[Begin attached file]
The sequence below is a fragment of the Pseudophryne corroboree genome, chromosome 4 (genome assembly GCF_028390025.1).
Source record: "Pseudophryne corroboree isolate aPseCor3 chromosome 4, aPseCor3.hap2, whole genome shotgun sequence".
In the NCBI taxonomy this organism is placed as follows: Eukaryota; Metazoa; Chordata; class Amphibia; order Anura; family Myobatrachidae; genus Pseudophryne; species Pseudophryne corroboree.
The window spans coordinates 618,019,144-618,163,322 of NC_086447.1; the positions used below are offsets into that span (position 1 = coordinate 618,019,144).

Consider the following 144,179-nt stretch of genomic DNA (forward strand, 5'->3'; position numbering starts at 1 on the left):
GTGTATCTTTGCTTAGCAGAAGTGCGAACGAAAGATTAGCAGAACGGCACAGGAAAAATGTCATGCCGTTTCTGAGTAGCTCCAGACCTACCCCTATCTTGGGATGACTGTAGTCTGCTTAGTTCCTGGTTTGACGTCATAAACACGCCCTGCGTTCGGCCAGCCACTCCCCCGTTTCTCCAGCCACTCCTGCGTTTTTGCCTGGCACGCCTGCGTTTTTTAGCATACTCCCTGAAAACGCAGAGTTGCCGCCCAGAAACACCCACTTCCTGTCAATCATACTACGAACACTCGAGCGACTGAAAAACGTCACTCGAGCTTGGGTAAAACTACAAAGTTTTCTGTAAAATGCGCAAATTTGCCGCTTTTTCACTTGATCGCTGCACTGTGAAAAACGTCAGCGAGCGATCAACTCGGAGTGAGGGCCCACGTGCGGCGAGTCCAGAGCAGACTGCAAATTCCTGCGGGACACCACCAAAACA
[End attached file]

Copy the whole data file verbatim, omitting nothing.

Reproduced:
The sequence below is a fragment of the Pseudophryne corroboree genome, chromosome 4 (genome assembly GCF_028390025.1).
Source record: "Pseudophryne corroboree isolate aPseCor3 chromosome 4, aPseCor3.hap2, whole genome shotgun sequence".
In the NCBI taxonomy this organism is placed as follows: Eukaryota; Metazoa; Chordata; class Amphibia; order Anura; family Myobatrachidae; genus Pseudophryne; species Pseudophryne corroboree.
The window spans coordinates 618,019,144-618,163,322 of NC_086447.1; the positions used below are offsets into that span (position 1 = coordinate 618,019,144).

Consider the following 144,179-nt stretch of genomic DNA (forward strand, 5'->3'; position numbering starts at 1 on the left):
GTGTATCTTTGCTTAGCAGAAGTGCGAACGAAAGATTAGCAGAACGGCACAGGAAAAATGTCATGCCGTTTCTGAGTAGCTCCAGACCTACCCCTATCTTGGGATGACTGTAGTCTGCTTAGTTCCTGGTTTGACGTCATAAACACGCCCTGCGTTCGGCCAGCCACTCCCCCGTTTCTCCAGCCACTCCTGCGTTTTTGCCTGGCACGCCTGCGTTTTTTAGCATACTCCCTGAAAACGCAGAGTTGCCGCCCAGAAACACCCACTTCCTGTCAATCATACTACGAACACTCGAGCGACTGAAAAACGTCACTCGAGCTTGGGTAAAACTACAAAGTTTTCTGTAAAATGCGCAAATTTGCCGCTTTTTCACTTGATCGCTGCACTGTGAAAAACGTCAGCGAGCGATCAACTCGGAGTGAGGGCCCACGTGCGGCGAGTCCAGAGCAGACTGCAAATTCCTGCGGGACACCACCAAAACA